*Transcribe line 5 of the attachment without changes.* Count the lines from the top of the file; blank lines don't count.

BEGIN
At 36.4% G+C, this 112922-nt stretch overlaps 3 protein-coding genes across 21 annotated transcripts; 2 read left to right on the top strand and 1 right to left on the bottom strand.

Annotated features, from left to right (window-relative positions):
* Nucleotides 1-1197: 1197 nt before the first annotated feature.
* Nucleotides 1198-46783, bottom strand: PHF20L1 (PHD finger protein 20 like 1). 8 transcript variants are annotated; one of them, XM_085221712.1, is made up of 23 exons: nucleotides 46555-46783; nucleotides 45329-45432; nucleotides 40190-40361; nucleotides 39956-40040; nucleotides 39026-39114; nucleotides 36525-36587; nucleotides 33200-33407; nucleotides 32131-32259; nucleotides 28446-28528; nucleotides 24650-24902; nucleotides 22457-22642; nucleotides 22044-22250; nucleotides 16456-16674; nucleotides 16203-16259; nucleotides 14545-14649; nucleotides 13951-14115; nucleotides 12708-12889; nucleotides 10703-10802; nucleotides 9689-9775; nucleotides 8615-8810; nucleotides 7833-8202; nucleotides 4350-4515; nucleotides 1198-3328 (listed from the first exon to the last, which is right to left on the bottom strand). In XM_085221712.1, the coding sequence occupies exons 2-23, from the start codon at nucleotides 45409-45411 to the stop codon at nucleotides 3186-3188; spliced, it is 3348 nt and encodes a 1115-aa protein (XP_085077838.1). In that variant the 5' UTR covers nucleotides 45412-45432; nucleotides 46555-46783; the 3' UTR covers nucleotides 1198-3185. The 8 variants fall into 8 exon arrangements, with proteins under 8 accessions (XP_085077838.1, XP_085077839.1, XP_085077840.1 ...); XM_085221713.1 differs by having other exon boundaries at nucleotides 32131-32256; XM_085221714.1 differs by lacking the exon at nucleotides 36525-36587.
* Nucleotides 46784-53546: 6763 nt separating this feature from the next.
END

* Nucleotides 46784-53546: 6763 nt separating this feature from the next.